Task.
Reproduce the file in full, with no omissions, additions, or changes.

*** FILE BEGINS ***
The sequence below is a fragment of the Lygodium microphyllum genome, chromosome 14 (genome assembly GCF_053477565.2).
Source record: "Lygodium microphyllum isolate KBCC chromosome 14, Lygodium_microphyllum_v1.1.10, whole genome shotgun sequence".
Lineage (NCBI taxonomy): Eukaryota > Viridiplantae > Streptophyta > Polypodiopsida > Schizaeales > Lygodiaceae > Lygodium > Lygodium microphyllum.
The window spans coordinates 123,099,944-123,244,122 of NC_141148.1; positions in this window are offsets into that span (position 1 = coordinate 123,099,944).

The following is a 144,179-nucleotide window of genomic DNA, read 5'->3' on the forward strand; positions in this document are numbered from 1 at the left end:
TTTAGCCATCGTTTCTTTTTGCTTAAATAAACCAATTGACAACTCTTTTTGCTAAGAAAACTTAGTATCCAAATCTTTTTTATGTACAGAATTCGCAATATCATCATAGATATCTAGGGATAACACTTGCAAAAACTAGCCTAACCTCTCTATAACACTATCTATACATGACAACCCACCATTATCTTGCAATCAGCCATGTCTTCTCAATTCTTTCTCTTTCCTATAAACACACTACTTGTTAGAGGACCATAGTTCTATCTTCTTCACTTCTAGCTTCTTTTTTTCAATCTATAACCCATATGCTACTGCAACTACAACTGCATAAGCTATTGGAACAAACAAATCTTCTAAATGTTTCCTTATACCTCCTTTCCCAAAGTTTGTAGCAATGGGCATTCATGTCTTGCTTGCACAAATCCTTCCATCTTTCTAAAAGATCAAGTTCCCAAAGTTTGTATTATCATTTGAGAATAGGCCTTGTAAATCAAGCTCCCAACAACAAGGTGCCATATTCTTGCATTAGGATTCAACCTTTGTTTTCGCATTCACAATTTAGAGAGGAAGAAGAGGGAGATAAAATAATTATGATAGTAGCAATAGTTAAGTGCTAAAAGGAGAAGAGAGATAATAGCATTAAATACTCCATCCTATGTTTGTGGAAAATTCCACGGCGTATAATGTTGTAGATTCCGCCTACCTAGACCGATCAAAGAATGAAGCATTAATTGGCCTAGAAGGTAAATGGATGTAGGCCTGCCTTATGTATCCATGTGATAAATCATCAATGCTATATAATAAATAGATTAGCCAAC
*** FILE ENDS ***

The sequence below is a fragment of the Lygodium microphyllum genome, chromosome 14 (genome assembly GCF_053477565.2).
Source record: "Lygodium microphyllum isolate KBCC chromosome 14, Lygodium_microphyllum_v1.1.10, whole genome shotgun sequence".
Lineage (NCBI taxonomy): Eukaryota > Viridiplantae > Streptophyta > Polypodiopsida > Schizaeales > Lygodiaceae > Lygodium > Lygodium microphyllum.
The window spans coordinates 123,099,944-123,244,122 of NC_141148.1; positions in this window are offsets into that span (position 1 = coordinate 123,099,944).

The following is a 144,179-nucleotide window of genomic DNA, read 5'->3' on the forward strand; positions in this document are numbered from 1 at the left end:
TTTAGCCATCGTTTCTTTTTGCTTAAATAAACCAATTGACAACTCTTTTTGCTAAGAAAACTTAGTATCCAAATCTTTTTTATGTACAGAATTCGCAATATCATCATAGATATCTAGGGATAACACTTGCAAAAACTAGCCTAACCTCTCTATAACACTATCTATACATGACAACCCACCATTATCTTGCAATCAGCCATGTCTTCTCAATTCTTTCTCTTTCCTATAAACACACTACTTGTTAGAGGACCATAGTTCTATCTTCTTCACTTCTAGCTTCTTTTTTTCAATCTATAACCCATATGCTACTGCAACTACAACTGCATAAGCTATTGGAACAAACAAATCTTCTAAATGTTTCCTTATACCTCCTTTCCCAAAGTTTGTAGCAATGGGCATTCATGTCTTGCTTGCACAAATCCTTCCATCTTTCTAAAAGATCAAGTTCCCAAAGTTTGTATTATCATTTGAGAATAGGCCTTGTAAATCAAGCTCCCAACAACAAGGTGCCATATTCTTGCATTAGGATTCAACCTTTGTTTTCGCATTCACAATTTAGAGAGGAAGAAGAGGGAGATAAAATAATTATGATAGTAGCAATAGTTAAGTGCTAAAAGGAGAAGAGAGATAATAGCATTAAATACTCCATCCTATGTTTGTGGAAAATTCCACGGCGTATAATGTTGTAGATTCCGCCTACCTAGACCGATCAAAGAATGAAGCATTAATTGGCCTAGAAGGTAAATGGATGTAGGCCTGCCTTATGTATCCATGTGATAAATCATCAATGCTATATAATAAATAGATTAGCCAAC